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[ Recorded presentation ] Recorded presentation

Strategies to increase children’s fruit and vegetable consumption: The Growing Healthy Project

Virginia R Chomitz, PhD1, Jennifer E. Burden2, Juhee Kim, MS1, and Karen Ann Hacker, MD, MPH1. (1) Institute for Community Health, 119 Windsor St., Ground Level, Cambridge, MA 02139, 617-665-3807, vchomitz@challiance.org, (2) Department of Nutrition, Harvard School of Public Health, 677 Huntington Ave., Boston, MA 02115

Growing Healthy is a collaborative school-based fruit and vegetable (F&V) promotion currently underway (2003-2004 school-year) in 7 K-8 Cambridge and Somerville, Massachusetts schools. The communities are diverse (56% white, 22% African American, 12% Latino). 40% of Cambridge and 58% of Somerville students qualify for free or reduced-cost school meals. 19.5% of 5-14 year olds are overweight.

Urban and low SES children are disproportionately affected by the obesity epidemic, have low consumption of F&V, and may be unaware of the agricultural origins of food, seasonality, and the pleasures of fresh, in-season produce. Processed, convenience foods further remove children from food systems.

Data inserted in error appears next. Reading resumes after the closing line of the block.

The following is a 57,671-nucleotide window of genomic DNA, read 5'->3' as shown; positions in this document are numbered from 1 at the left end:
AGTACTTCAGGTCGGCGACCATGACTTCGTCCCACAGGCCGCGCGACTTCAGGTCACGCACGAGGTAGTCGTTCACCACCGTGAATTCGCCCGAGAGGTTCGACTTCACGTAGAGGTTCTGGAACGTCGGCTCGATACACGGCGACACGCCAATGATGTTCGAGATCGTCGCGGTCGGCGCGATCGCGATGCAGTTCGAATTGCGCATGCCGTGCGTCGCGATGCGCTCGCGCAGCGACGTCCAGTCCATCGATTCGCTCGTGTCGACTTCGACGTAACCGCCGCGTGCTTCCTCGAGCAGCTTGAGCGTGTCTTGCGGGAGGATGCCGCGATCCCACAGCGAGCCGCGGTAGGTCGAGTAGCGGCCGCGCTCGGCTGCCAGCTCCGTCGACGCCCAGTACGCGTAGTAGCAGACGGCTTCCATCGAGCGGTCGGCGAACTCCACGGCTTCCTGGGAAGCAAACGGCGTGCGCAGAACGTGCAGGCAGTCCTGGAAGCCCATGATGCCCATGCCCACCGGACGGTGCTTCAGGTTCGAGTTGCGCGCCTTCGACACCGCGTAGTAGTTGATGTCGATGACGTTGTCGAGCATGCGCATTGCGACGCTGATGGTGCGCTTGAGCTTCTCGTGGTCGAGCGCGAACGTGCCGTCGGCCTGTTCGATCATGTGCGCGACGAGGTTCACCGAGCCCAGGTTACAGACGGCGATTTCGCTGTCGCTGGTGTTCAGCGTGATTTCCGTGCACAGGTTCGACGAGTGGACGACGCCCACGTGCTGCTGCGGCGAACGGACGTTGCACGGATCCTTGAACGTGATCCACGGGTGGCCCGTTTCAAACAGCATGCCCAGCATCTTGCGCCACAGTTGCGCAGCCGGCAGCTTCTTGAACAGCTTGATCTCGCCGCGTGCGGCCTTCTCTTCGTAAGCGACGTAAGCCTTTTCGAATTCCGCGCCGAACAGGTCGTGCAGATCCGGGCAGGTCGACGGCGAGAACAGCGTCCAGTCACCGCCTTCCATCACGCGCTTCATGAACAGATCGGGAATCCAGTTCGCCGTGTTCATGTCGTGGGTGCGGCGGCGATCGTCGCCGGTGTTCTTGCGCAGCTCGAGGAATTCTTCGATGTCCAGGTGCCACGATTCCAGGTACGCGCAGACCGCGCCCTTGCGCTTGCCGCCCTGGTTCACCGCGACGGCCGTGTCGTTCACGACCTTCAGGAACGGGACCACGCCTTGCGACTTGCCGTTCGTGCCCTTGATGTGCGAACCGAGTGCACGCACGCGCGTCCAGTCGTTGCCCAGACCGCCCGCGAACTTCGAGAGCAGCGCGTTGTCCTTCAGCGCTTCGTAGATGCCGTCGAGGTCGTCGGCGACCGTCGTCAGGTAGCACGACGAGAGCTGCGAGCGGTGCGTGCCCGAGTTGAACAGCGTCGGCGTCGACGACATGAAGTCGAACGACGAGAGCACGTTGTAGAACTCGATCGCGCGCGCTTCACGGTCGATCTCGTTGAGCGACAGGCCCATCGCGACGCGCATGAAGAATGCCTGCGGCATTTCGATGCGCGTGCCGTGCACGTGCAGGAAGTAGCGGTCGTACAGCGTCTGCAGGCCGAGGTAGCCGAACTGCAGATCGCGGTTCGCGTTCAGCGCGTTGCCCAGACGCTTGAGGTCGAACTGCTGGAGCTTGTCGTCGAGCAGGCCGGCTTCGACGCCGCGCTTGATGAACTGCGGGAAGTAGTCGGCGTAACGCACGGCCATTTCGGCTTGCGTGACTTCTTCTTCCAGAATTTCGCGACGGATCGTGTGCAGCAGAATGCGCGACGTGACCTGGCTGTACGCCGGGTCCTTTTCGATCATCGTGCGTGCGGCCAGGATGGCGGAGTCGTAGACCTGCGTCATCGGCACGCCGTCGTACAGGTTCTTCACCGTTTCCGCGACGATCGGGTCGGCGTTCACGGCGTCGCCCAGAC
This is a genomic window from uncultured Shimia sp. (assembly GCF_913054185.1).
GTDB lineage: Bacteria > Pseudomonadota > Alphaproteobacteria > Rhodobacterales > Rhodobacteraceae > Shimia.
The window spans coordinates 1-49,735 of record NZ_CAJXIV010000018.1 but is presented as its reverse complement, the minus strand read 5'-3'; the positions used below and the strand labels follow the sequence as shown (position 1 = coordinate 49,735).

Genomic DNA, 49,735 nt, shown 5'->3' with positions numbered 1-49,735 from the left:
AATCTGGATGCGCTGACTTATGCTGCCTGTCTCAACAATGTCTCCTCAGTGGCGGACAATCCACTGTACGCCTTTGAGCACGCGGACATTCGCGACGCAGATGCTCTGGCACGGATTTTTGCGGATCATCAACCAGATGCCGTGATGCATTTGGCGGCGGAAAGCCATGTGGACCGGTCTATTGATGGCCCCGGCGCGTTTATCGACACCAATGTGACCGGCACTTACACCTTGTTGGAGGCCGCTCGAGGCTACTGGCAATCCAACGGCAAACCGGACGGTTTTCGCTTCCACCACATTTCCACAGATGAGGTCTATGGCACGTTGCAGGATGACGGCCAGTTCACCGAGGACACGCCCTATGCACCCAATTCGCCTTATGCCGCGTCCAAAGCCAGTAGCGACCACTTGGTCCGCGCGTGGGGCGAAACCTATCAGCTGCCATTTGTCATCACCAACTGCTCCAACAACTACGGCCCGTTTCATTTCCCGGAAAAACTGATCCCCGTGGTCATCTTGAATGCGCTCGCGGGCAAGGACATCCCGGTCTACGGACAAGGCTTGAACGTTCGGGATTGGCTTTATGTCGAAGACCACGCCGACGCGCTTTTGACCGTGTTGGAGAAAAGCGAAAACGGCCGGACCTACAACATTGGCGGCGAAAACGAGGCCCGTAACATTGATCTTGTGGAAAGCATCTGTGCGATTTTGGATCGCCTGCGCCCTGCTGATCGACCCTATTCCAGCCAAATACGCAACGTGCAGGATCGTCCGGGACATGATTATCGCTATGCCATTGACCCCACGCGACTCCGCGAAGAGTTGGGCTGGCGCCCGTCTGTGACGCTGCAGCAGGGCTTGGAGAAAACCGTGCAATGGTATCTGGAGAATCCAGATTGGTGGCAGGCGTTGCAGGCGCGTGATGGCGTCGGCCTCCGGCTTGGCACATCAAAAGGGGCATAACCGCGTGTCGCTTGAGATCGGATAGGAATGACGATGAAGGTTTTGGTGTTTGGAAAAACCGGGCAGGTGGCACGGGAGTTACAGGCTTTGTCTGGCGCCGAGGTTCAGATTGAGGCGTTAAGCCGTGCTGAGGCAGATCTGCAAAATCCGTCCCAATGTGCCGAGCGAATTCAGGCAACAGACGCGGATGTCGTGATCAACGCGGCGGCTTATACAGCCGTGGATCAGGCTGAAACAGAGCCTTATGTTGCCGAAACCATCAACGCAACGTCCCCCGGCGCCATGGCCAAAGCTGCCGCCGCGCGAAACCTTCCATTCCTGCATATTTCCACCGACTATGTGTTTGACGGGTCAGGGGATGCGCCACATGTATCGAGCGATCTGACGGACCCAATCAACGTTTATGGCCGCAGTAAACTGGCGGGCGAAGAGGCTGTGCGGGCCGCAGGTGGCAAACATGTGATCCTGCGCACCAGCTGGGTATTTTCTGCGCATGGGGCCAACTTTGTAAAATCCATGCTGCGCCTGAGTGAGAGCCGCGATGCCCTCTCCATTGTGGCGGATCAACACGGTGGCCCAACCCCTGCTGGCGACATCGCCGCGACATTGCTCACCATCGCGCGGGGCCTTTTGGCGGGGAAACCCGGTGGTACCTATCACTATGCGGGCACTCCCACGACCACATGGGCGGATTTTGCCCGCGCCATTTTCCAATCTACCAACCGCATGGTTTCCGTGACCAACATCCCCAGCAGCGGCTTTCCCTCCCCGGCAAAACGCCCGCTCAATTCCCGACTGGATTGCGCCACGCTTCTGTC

Growing Healthy addresses these issues through cafeteria and garden-based interventions, creating a positive F&V environment. 1) Cafeterias are learning laboratories where students taste-test F&V monthly (to date: cherry tomatoes, corn-on-the-cob, apples, spinach, pumpkin, cranberries, baked potatoes, pears, fresh-squeezed juice, sweet potatoes), vote on their preferences for sampled items, and explore interactive F&V cafeteria displays. 2) Garden programs partner with teachers and school staff, collaborate with local farmers, chefs and school food service to bring children the experience of growing, preparing and eating F&V.

The purpose of this presentation is to 1) Demonstrate an innovative approach to combating some of the most pressing health issues facing today’s youth, 2) Discuss key findings, including a baseline assessment of student attitudes towards F&V and food service, knowledge about F&V and gardening, F&V preferences, F&V consumption, and F&V access, 3) Discuss results of ongoing process evaluation revealing receptivity of students to program elements.

Learning Objectives:

Keywords: School-Based Programs,

Presenting author's disclosure statement:
I do not have any significant financial interest/arrangement or affiliation with any organization/institution whose products or services are being discussed in this session.

[ Recorded presentation ] Recorded presentation

Increasing Fruit and Vegetable Consumption: What's New?

The 132nd Annual Meeting (November 6-10, 2004) of APHA